In 2006, when Sen. Nancy Riley switched from Republican to Democrat, giving Democrats a 26-22 edge in that chamber, she was surrounded by Democrats and her decision was hailed by Senate Democratic leadership and the Oklahoma Democratic Party chair.

Tadlock’s switch drew no comparable embrace from GOP officials. No House Republican leader issued a statement.

The lack of triumphalism may be driven by the fact Tadlock’s move has little impact on GOP fortunes. His addition leaves Republicans with a 77-24 majority in the House of Representatives.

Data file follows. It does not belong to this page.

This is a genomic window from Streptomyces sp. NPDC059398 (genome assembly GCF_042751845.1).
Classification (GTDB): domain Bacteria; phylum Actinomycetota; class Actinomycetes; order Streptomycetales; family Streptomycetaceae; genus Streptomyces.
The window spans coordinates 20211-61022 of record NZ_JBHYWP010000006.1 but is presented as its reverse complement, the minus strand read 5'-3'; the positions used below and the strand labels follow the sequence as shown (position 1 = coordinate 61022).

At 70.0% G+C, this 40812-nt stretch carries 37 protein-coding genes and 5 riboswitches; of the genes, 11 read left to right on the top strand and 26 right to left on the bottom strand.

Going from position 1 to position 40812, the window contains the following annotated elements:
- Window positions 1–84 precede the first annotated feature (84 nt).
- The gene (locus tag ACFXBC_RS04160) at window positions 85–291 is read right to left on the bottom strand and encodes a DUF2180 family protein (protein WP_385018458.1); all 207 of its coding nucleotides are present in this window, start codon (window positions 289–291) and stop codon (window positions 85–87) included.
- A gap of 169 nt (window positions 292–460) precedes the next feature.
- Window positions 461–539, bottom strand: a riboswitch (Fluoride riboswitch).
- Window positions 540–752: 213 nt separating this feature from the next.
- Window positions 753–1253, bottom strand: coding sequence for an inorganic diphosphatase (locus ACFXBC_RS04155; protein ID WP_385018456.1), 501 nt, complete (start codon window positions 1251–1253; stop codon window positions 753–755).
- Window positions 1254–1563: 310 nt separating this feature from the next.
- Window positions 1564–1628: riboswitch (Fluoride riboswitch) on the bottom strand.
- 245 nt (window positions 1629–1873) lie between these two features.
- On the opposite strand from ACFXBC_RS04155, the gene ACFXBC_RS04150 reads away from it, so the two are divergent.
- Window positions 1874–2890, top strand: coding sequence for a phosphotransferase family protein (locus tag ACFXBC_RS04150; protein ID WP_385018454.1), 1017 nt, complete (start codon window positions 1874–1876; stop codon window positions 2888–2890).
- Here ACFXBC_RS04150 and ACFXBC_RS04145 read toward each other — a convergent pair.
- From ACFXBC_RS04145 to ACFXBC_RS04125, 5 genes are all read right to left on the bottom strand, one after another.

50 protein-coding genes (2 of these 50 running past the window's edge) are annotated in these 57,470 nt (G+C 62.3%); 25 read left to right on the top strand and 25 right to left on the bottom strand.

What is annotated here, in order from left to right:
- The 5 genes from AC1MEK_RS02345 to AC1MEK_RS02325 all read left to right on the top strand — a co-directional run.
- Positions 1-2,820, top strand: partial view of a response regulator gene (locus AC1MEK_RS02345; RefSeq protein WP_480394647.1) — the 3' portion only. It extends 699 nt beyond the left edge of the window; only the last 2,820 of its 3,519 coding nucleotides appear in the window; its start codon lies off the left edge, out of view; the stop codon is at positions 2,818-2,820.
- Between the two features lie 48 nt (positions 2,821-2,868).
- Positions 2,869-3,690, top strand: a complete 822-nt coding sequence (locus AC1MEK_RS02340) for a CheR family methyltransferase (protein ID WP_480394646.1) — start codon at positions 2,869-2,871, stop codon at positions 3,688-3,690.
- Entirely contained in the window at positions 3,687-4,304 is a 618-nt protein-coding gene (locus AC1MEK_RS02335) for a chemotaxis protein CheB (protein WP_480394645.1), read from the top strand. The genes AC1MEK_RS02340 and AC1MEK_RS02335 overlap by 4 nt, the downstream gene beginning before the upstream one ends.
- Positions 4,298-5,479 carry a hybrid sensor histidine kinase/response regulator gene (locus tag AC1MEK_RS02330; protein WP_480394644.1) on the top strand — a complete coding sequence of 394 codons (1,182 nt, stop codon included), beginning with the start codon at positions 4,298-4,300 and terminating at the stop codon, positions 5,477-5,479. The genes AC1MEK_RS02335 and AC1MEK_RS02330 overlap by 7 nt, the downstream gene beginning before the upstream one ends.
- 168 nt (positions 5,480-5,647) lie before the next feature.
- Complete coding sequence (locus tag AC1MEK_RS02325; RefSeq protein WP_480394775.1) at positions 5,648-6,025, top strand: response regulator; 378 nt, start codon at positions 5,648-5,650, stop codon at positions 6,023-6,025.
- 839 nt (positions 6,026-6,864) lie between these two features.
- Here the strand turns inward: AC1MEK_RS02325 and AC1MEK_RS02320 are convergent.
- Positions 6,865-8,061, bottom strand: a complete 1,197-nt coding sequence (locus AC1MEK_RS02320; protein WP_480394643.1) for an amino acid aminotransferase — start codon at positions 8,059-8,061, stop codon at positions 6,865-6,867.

Last year Democrats influenced fiscal policy debate, but only because the governor and GOP legislative leaders were promoting tax increases. In Oklahoma, tax increases require three-fourths support in both legislative chambers, and the defection of a handful of GOP conservatives from the tax-increase effort allowed Democrats to seize leverage and boost their influence.

But Gov.-elect Kevin Stitt is an opponent of those tax increases and is pursuing a different agenda. Thus, adding one Republican to a legislative supermajority is of little consequence today.

In announcing his switch, Tadlock noted he is anti-abortion and supported by the National Rifle Association. He did not stress fiscal issues, which suggests he is more of a cultural conservative than a fiscal conservative. In that, Tadlock will have much company in his new caucus. Indeed, he is far from the most liberal member of the House GOP caucus.